Thursday, April 23, 2015

Hungarian Tenderloin a la Zsuzsi

Days before I left for Ireland, Zsuzsi and John taught me the trick to her renowned pork tenderloin -a dish that Andreas & I had enjoyed muchly on a previous visit. I have never actually made this myself, so I realize that it is quite brash of me to post anything about  it. The thing is that Kinga wants to cook it tomorrow in Vancouver – and she has been pleading for the recipe ever since I told her about it - and I am currently in Dublin. So, for better or worse, here goes.

The first essential is that everyone in the kitchen should have a glass of wine.This photo is so that Kinga knows that I am doing my bit while I am penning this blog from my hotel room in Ireland.

Some of you may recognize my travelling “mug”. Mikolt made it for me, maybe 40 years ago.
The next thing is that this is less of a recipe, and more of a process, one that involves constant tasting and adjusting. More pepper. More wine. More seasoning. It is also quite forgivable. The only difference being that it could either taste really good, or else it could taste beyond excellent. It all comes down to the tasting ability of the cook. How’s that for pressure?

Next ....
The tenderloin is sliced about the thickness of a thumb (or a bit more). John taught me this part.
Then it is time to be ruthless. Maxwell's silver hammer. Bang bang.

One red onion cut into 1 ½ inch rings that look like above.

Four cloves of garlic and one red pepper.
Bread the cutlets with dredging flour that contains generous shakes of Lowry’s seasoning salt, garlic salt, and pepper. Then set the cutlets aside.
Saut̩ the onions on low heat until they are tenderly limp, turning them often. Then add the peppers, and turn the heat up to medium high. Toss them around until they glisten and are just slightly cooked. When they look good, push the onions and peppers to the outer perimeter of the pan, and plop the slices of pork into the middle of the pan (maybe add a bit more cooking oil Рwhich I forgot to mention before) until they are slightly seared on one side, and then turn them and slide them beneath the peppers and onions to continue to cook. Now you have space to add more cutlets. Continue adding cutlets and tucking them under the peppers and onions until they are all used up.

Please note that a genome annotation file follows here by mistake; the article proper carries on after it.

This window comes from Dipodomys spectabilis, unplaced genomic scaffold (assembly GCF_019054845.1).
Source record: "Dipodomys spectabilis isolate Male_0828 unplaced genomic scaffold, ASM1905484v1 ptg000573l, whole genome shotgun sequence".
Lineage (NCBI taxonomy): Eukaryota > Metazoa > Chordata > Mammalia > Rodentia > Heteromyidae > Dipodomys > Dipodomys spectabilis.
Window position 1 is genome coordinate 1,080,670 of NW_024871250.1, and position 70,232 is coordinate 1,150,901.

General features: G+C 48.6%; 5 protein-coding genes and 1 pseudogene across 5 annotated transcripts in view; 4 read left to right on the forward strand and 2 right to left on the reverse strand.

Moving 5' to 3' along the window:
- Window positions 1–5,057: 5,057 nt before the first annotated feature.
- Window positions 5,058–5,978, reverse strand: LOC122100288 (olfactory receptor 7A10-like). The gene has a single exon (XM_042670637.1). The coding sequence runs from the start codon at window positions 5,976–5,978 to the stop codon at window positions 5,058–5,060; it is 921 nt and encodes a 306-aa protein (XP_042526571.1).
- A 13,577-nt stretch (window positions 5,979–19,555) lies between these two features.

Now add several generous pinches of sweet paprika – the kind Zsuzsi’s Mum gets but can’t get anymore. I know how much of a helpful detail this is for most people, but Kinga knows her paprikas, so she will understand and know what kind to get. Then, add a goodly pour of decent red wine to the onions, peppers, pork & paprika, stir to deglaze the bottom of the pan, and add more Lowry’s seasoning salt and garlic powder, and cover for about 7 minutes and leave to cook on low heat, stirring occasionally. I can't add a picture of this stage of the process - there was steam on my lens. Oh, well.

I can tell you that as it simmered we were sipping wine, and I heard that Kate Atkinson’s Life after Life was an excellent read. But back to the recipe. We had to remind ourselves of this because our conversation was so diverting. Lift the lid, turn the cutlets, add more wine, seasoning salt and garlic powder and maybe a bit more paprika. Add a bit of water until everything is not quite covered. Lift the lid from time to time, and add more wine according to taste. It may take as much as half a bottle. For the cooking, that is. The cooking time is about 35 minutes. Longer is OK too.

Serve with potato and yam mash made with warmed milk and chives (I think). Add a side salad - and it is one of those heaven-on-earth times. 

Thank you Zsuzsi. Thank you John.
PS This is a very fast, slap-dash post. Please let me know if it works.

1 comment:

  1. It works enough that I have a very strong hankering to find a pork tenderloin and make this recipe immediately. Blessings to you for posting this. I'm all over it.